You see, factors like load speed can really impact the user experience. As users, we don’t really care about speed or even notice it until it’s too slow, right? Most people will never go to a website and be amazed at just how fast it loads. Crafting great experiences is sometimes just staying out of the way (e.g. Dropbox, Backblaze etc) and allowing the user to do what they’ve set out to do without interruptions. No email popups to distract you here!

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Books

User Experiences that Matter (2016)
Mastering Freelance (2017)

If You're Getting Started in UX

What's a 'User Experience' Anyways?
How Do You Learn UX?
Working as a UX Designer

Next Steps in UX

Working as a UX Lead
Defining a UX Strategy
Writing as Part of the UX Process

Thought-pieces

AI Ethics - A New Skill for UX-Designers
Designer Ethics & The Moral Implications of our Apps
The Future of the UX-Designer
Voice Input’s Effect on Social Norms

The Work We Do

Chasing Growth
New Tools Don’t Always Equal Productivity
Why Designers Need to Write
The Tools I Use to Run My Business

Featured Writing & Interviews Elsewhere

Q&A With Anton Sten, Author of User Experiences that Matter - Adobe
What the F*#!ck is a UX Designer anyway - Working not Working
It’s Time for a Code of Ethics for Designers - Medium Modus
The Art of Going Freelance - .Net Magazine
It Takes Time - Being Freelance episode 100

From My Newsletter

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UX of Email Newsletters

Working as a UX-lead

2018 in review

What’s my location?

I’m taking a break

Stay humble, stay eager

Back to Work!

Vanity Metrics

The Future of Retail

2017 review

What do you do?

Carpe Diem UX-designers

What´s Good Design?

Chasing Growth

A Redesign

Is Less More?

Why Simple is Hard

Pricing It Perfectly

Trusting Your Gut

Built to last

An Eye on the Future

UX Design explained

Bite-sized Posts

The Enemy

The Hot Potato Process

Leave the Phone at Home

Delight Comes Last

The Cost of Lies

Big Mood Machine

Simplicity is a war

The next iPhone

Leadership or management

Everyone should own a dog

Silence is gold

Cameras that understand

Humans, not users

Keeping AI Honest

Right to privacy

The State of UX in 2019

Why scrap scrappy?

Organized for browsing

The iPhone Franchise

Why Small Teams Win

The Bullshit Web

Just keep at it

Let them eat cake

Netflix Culture

Skype

Unfoundered

Tech is not Neutral

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Why Small Teams Win

Phone Bored

Karim Rashid

Dieter Rams

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Fake News is spam

Conversational Design

Dropbox

Bye bye Facebook

Cuba

The seat at the table

Givenchy

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Pricing Philisophy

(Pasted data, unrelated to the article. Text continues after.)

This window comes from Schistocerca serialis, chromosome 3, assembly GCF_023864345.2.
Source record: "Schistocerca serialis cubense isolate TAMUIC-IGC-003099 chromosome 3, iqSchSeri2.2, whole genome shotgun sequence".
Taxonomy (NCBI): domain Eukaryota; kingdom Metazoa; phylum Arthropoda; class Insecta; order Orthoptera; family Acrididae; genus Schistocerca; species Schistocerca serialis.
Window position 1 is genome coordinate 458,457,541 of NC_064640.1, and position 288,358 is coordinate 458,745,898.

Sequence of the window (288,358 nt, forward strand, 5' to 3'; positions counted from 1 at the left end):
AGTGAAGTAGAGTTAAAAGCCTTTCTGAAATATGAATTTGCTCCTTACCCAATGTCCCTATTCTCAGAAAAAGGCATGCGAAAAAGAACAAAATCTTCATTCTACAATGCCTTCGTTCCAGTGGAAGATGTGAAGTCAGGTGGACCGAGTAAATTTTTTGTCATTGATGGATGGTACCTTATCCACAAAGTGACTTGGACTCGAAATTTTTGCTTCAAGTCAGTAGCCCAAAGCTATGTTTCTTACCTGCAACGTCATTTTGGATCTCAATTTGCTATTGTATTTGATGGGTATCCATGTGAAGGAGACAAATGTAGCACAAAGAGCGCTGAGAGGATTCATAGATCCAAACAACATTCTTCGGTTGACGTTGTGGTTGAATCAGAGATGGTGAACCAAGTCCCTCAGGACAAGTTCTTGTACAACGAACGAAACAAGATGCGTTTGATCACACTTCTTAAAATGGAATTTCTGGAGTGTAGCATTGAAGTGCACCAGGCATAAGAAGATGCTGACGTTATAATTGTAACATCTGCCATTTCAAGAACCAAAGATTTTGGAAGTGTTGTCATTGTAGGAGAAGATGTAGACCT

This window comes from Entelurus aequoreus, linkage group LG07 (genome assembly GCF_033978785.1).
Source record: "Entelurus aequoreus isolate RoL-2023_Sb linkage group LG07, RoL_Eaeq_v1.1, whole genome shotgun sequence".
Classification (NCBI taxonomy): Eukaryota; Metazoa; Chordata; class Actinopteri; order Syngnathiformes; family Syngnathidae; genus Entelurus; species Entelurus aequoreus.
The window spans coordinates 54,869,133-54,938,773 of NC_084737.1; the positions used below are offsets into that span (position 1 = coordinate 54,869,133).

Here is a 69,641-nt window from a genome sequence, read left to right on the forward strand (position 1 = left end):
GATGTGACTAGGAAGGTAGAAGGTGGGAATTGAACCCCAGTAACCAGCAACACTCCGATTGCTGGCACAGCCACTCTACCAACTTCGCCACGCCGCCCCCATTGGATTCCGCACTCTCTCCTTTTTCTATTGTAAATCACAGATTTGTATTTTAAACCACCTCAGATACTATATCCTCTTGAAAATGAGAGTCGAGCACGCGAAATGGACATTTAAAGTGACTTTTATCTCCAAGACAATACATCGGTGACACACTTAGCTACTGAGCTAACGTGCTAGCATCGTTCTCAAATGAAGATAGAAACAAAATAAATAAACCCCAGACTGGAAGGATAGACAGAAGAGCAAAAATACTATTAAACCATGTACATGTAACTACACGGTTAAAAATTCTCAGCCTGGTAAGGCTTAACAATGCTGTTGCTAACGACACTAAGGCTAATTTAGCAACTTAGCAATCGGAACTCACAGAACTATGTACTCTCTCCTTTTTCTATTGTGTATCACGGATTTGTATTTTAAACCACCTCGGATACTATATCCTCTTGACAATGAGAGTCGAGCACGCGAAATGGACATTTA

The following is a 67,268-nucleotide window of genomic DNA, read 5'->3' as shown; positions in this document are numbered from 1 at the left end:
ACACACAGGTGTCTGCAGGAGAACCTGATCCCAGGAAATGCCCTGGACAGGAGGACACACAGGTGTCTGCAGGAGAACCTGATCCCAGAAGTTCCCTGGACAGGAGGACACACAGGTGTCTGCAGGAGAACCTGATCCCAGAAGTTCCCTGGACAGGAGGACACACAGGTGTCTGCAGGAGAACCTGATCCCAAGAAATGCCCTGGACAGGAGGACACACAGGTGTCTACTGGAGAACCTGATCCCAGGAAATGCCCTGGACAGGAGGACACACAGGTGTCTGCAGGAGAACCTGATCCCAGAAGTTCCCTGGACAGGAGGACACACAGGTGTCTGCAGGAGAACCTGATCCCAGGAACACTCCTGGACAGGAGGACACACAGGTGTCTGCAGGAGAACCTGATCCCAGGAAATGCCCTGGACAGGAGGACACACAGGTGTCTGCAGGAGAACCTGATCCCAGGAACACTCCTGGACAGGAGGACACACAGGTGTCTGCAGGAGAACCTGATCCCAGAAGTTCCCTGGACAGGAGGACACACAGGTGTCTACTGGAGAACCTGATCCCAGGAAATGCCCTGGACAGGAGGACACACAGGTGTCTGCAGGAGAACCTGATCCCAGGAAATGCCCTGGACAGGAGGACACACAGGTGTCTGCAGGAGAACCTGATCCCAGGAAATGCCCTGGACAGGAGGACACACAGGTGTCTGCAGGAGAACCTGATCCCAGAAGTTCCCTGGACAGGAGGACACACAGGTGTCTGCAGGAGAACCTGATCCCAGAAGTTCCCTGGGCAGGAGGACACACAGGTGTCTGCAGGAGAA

Specialize

Personas

Make me think

Hawaii Missile Alert

Why Design Systems fail

What You Build

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Living a Testing Culture

Creative Class

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Github

Medium

Design quotes

Enough

Why?

ARKit

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Failure, Reflect, Renew

Growth

Working with me

Great user experience

Naming your icons

Conversations

All writing

Who’s listening?

The Enemy

The Hot Potato Process

Leave the Phone at Home

UX of Email Newsletters

Delight Comes Last

The Cost of Lies

Big Mood Machine

Simplicity is a war

The next iPhone

Working as a UX-lead

Leadership or management

Everyone should own a dog

Silence is gold

Cameras that understand

Humans, not users

Keeping AI Honest

Right to privacy

2018 in review

What’s my location?

The State of UX in 2019

Why scrap scrappy?

I’m taking a break

Organized for browsing

Stay humble, stay eager

The iPhone Franchise

Why Small Teams Win

Back to Work!

The Bullshit Web

Just keep at it

Let them eat cake

Netflix Culture

Skype

Unfoundered

Vanity Metrics

Tech is not Neutral

Productivity

Whose risk?

Why Small Teams Win

Phone Bored

Karim Rashid

Dieter Rams

Bleeding Out

Fake News is spam

Conversational Design

Dropbox

Bye bye Facebook

Cuba

The seat at the table

Givenchy

Love letters to trees

Pricing Philisophy

Specialize

Personas

Make me think

The Future of Retail

Hawaii Missile Alert

2017 review

Why Design Systems fail

What You Build

Checkout for Winners

Living a Testing Culture

What do you do?

Creative Class

How To Predict Your Future

Carpe Diem UX-designers

What´s Good Design?

Chasing Growth

Github

Medium

A Redesign

Design quotes

Enough

Why?

ARKit

Designing for Mobile

Is Less More?

Why Simple is Hard

Pricing It Perfectly

Failure, Reflect, Renew

Trusting Your Gut

Built to last

An Eye on the Future

Growth

Working with me

UX Design explained

Great user experience

Naming your icons

Conversations